Cali Burke's favorite artwork is the type she can fit on her finger, arm or neck - rings, bracelets or necklaces.
"I like to make stuff and wear it right away," she says. "I make most of my stuff for myself. Usually I get pretty attached to it."
The recent Free State High School graduate is about to take her creativity to a whole new level.
From jewelry to earth-friendly buildings, the May ArtStar is hoping to apply her skills on a new level next school year as an architecture major at Kansas University.
"It'll be really interesting to see how that works out and how she enjoys it," says Laurie McLane-Higginson, a jewelry teacher at FSHS. "But I think it'll be absolutely wonderful. She thinks 3D. She knows how to think three-dimensional. She'll have fun at that architectural school."
Her projected success is, in part, because of her multi-media interests. That's also the reason she earned this month's ArtStar, which is sponsored Peoples Bank.
Burke is successful in jewelry, but she also has a thick portfolio as a two-dimensional artist, including sketchings and computer-generated works.
"She's one of those dream students where you give an assignment and she's just after it," McLane-Higginson says. "She's right on the bandwagon. She will work on her sketches - be working on it pretty much all the time."
Burke fondly remembers her preschool days, when she painted maps to learn geography and art at the same time.
Art was always her favorite subject in grade school, and when it came to junior high and high school, she always chose it as electives.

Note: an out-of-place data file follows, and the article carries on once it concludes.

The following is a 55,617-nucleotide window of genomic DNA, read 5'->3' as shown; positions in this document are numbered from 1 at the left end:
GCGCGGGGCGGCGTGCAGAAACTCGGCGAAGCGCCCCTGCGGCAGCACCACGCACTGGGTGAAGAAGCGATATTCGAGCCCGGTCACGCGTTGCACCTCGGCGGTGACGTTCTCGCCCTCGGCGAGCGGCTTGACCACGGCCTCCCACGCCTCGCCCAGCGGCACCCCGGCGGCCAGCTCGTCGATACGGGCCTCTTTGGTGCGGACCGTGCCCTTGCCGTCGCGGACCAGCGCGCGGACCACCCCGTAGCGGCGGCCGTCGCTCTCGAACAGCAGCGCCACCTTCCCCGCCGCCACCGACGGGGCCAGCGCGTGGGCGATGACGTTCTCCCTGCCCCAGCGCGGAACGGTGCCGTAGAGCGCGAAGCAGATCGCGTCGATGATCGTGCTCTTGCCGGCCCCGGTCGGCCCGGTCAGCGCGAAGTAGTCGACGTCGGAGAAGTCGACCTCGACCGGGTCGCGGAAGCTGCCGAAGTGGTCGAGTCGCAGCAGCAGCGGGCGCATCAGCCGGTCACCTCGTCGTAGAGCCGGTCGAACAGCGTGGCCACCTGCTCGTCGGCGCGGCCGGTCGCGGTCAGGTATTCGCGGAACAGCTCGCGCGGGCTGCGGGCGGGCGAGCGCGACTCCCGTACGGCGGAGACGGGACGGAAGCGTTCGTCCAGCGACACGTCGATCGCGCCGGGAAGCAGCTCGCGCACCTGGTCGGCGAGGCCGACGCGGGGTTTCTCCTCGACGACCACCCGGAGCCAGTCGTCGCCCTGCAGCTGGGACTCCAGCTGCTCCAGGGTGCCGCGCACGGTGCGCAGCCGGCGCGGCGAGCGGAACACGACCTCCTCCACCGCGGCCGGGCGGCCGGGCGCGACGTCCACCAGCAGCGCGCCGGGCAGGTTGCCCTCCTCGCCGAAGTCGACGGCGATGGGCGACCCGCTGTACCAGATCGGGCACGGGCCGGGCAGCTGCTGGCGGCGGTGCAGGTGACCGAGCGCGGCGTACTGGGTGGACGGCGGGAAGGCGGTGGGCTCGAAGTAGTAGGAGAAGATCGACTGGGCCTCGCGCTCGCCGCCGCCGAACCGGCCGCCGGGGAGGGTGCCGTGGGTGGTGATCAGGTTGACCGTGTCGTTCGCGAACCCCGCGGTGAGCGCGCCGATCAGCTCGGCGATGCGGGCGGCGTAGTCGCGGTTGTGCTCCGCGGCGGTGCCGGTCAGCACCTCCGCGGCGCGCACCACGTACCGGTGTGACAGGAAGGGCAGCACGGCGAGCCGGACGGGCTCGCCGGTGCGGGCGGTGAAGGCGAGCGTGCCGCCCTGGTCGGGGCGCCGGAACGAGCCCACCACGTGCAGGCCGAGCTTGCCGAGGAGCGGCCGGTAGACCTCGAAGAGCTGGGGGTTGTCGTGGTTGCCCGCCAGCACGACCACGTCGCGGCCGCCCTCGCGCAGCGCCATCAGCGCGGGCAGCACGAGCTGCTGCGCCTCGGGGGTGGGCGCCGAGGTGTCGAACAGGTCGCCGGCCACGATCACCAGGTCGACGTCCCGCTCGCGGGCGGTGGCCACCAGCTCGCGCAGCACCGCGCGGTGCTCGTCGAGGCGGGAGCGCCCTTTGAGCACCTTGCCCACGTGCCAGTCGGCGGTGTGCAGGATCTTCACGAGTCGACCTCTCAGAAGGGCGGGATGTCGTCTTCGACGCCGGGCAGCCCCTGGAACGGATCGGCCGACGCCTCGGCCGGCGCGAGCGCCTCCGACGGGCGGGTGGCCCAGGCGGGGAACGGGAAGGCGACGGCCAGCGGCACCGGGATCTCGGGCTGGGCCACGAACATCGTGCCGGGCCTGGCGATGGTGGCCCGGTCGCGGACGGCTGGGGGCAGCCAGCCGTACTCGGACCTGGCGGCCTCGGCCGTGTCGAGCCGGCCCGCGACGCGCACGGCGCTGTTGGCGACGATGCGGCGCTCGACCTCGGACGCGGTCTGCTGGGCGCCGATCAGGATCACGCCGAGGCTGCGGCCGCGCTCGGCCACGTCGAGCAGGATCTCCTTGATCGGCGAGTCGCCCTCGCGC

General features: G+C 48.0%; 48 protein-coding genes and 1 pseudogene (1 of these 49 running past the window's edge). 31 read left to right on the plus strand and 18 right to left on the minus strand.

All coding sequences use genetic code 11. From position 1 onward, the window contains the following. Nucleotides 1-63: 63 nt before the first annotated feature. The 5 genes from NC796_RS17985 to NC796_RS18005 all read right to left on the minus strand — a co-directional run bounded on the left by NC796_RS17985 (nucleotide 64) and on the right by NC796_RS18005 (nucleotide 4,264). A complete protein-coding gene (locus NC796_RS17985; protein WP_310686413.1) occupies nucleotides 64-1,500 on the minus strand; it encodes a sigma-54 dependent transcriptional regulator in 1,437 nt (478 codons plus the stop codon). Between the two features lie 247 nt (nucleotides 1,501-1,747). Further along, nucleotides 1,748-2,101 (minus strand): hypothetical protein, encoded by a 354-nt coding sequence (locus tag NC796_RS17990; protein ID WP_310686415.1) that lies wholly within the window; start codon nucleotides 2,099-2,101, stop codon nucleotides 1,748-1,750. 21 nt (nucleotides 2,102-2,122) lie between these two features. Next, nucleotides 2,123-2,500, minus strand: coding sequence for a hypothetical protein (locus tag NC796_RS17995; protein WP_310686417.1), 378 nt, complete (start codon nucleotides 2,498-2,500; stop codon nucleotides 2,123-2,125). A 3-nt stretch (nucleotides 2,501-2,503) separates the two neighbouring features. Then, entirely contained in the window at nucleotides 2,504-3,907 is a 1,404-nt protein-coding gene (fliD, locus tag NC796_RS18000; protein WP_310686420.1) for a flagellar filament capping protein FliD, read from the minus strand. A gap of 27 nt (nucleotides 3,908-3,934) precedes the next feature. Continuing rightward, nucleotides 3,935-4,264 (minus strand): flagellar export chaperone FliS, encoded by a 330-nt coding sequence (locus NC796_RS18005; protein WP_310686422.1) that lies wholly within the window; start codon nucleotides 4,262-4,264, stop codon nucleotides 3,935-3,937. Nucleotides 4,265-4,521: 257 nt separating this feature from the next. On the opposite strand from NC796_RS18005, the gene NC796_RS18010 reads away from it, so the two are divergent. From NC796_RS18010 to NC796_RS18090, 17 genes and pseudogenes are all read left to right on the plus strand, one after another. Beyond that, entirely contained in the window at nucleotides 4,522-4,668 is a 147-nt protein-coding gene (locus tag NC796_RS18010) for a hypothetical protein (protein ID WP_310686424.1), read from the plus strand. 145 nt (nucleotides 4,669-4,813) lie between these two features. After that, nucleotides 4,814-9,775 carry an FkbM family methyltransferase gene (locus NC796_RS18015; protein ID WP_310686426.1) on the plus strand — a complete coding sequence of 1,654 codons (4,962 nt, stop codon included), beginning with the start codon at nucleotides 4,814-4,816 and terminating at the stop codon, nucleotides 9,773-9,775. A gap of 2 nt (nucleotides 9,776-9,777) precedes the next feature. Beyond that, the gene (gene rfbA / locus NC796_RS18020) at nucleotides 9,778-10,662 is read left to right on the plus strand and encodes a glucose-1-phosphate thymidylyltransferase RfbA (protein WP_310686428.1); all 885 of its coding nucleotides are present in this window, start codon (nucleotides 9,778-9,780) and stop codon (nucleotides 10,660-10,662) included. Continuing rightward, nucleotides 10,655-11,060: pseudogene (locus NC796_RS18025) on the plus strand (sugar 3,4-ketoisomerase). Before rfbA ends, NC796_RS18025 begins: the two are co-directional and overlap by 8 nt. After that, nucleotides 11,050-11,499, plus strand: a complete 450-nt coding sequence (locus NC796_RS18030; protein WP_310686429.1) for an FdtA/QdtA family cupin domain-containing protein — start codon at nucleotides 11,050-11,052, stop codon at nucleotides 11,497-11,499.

But she always balanced artwork with an incredibly busy school and extra-curricular schedule. She was involved in the National Art Honor Society, National Honor Society and Girl Scouts, worked part-time at Subway and was president of the Rock Paper Scissors Club at FSHS ("a lot of people think it's a joke, but it's real," she says).
All the while, she earned a 3.98 GPA while taking a heavy load of advanced-placement courses. She graduated with the rest of Free State seniors on Sunday.
"I do a lot at school and when I need to, I stay up really late and do it at home when there are deadlines," she says of her artwork.
But does she see it as a solace in her busy life? Not so much.
"I think I work myself up," she says. "I stress myself out sometimes. I'm kind of meticulous at times."
Burke has embraced two-dimensional art in addition to her jewelry works. She also has learned to manipulate and enhance her pieces through digital technology.
Those skills should make Burke successful on the college level, says Carolyn Berry, another Free State art teacher.
"Architects have to draw," Berry says. "They have to use the computer. They have conceptualize. They have to be able to bring a visual to the work they do that is new."
And that is why Burke is excited about going into a new dimension with her artwork - to the world of architecture.
"I know they like you to have a drawing background," she says. "They don't require it or anything. And it just makes everything on the computer and 3-D rendering and stuff a lot easier for you to have an art background. You can visualize everything a lot better."
The ArtStar program, sponsored by Peoples Bank, recognizes seniors in Lawrence high schools who demonstrate outstanding achievement in the fine arts. Honorees also must excel academically.
Nine monthly winners (September-May) will be selected via nomination by fine arts teachers and featured in the Journal-World and on 6News. An overall winner will be chosen from among those and designated ArtStar of the Year. The annual award will come with a scholarship.
In addition, nominations will be taken for promising students outside the senior class for up to two honorable mention spots each month.
For more information, contact Terry Rombeck, Journal-World features/special sections editor, at email@example.com or 832-7145.